In the late 1970s mountaineer Hamish Hamilton, already with the legendary Force 10 tent design behind him, began thinking about sleeping bags.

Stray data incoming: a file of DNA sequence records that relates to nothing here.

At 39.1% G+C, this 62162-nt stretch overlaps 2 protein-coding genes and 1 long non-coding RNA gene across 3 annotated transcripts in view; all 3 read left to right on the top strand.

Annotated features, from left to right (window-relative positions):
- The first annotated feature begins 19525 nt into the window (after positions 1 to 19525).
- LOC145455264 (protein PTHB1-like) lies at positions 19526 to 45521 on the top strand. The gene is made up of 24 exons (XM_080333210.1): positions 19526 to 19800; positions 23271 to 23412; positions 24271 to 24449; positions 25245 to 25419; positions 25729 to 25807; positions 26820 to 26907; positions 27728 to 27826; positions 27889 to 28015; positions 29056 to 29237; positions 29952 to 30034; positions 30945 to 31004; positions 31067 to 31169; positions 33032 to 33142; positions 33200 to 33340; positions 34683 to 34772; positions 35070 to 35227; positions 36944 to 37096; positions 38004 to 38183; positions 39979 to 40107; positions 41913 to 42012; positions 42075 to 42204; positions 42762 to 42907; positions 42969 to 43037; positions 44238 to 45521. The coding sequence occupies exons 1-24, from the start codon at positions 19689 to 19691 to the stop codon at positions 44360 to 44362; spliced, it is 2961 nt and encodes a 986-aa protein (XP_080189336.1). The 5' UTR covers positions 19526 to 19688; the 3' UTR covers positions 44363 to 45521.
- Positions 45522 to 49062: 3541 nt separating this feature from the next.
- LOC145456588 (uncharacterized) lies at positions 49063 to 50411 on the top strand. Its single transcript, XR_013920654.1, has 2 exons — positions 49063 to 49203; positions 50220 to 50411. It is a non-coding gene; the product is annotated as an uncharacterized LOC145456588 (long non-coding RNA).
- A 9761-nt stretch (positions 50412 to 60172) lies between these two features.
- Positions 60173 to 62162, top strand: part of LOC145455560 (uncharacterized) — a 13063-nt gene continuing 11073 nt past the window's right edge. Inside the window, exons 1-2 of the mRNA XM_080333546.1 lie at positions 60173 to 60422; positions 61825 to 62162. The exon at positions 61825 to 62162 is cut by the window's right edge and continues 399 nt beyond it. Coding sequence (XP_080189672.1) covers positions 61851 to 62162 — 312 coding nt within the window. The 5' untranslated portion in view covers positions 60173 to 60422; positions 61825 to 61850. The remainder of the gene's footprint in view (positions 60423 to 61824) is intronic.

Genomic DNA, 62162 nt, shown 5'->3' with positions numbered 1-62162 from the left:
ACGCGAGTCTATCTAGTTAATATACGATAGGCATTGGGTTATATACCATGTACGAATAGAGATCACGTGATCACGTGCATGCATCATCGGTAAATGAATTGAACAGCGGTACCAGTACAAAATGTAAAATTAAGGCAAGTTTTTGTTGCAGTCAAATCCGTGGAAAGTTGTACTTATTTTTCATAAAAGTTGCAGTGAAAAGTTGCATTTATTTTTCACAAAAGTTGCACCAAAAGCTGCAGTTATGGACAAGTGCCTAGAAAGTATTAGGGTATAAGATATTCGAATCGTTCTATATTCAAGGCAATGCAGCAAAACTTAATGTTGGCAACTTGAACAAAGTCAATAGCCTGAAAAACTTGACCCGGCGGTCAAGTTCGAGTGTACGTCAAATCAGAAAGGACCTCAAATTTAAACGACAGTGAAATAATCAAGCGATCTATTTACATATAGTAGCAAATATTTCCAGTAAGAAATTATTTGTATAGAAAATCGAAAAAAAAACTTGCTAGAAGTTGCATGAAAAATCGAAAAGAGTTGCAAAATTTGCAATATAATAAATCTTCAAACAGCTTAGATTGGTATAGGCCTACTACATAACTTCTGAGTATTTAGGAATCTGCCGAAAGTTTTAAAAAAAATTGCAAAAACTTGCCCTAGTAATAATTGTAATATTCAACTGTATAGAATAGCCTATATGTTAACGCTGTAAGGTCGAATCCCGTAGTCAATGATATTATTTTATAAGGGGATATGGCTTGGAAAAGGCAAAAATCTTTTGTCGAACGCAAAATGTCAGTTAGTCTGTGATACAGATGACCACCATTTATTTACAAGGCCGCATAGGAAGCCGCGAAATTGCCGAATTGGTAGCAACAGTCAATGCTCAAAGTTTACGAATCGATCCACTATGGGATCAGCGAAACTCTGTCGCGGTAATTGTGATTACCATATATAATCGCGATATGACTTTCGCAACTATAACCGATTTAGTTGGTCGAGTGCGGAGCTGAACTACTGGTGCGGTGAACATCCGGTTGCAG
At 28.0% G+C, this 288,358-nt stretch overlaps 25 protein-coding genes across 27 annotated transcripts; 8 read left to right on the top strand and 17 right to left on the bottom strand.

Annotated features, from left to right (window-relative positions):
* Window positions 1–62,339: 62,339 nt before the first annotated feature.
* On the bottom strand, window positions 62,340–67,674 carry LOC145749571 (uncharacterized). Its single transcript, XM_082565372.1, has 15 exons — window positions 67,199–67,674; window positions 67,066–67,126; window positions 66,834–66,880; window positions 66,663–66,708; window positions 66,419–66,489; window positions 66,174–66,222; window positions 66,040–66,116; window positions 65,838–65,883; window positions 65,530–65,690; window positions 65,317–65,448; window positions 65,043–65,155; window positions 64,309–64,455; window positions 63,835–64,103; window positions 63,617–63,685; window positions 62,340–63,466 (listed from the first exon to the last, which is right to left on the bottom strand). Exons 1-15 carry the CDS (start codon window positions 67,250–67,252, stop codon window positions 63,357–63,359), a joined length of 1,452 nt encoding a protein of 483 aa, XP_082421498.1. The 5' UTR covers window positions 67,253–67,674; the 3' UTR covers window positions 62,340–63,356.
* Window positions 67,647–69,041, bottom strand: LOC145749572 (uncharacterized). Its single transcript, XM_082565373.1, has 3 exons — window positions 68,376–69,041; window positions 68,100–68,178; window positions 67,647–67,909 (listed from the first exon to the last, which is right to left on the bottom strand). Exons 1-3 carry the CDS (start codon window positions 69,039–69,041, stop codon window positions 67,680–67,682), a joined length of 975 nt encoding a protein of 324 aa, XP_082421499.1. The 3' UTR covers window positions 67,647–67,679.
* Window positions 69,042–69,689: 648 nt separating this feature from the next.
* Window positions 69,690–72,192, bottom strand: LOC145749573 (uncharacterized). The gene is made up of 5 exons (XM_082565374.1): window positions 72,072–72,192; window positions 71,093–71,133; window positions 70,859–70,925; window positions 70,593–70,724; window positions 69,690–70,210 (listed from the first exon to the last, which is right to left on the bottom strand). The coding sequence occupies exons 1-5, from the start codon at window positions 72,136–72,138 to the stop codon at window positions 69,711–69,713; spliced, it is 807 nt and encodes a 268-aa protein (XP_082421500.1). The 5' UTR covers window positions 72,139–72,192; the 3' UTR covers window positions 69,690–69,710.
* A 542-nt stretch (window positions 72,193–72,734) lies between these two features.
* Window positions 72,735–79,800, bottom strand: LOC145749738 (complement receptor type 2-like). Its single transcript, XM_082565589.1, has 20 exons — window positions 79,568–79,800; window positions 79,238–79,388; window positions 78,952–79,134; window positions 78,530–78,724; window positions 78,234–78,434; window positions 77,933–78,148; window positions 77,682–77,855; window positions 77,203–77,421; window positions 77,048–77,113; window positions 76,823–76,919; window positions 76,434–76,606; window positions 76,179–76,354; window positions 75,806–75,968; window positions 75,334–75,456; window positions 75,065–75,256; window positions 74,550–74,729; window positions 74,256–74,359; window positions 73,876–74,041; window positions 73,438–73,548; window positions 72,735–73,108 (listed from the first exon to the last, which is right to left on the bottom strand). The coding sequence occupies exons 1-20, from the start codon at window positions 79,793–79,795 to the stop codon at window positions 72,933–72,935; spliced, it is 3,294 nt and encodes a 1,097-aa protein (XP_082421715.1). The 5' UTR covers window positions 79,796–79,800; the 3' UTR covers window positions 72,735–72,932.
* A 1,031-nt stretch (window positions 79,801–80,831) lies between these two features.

Being discontented with the bags and clothing he had been using in winter in the Scottish highlands, he became intrigued by how the indigenous people of the Arctic Circle kept warm, utilising animal hide with the fur on the inside. By reversing the hide so that the tips of the fur were in contact with the skin, they found that moisture laden air was able to circulate and escape through the porous hide. Even in heavy rain, and after vigorous exercise, their skin remained dry and safe from freezing as the fur’s properties ensured water was removed quickly from the garment. This interested Hamish as unlike other outdoor designers, Hamish was concerned with comfort from the inside rather than waterproofness from the outside.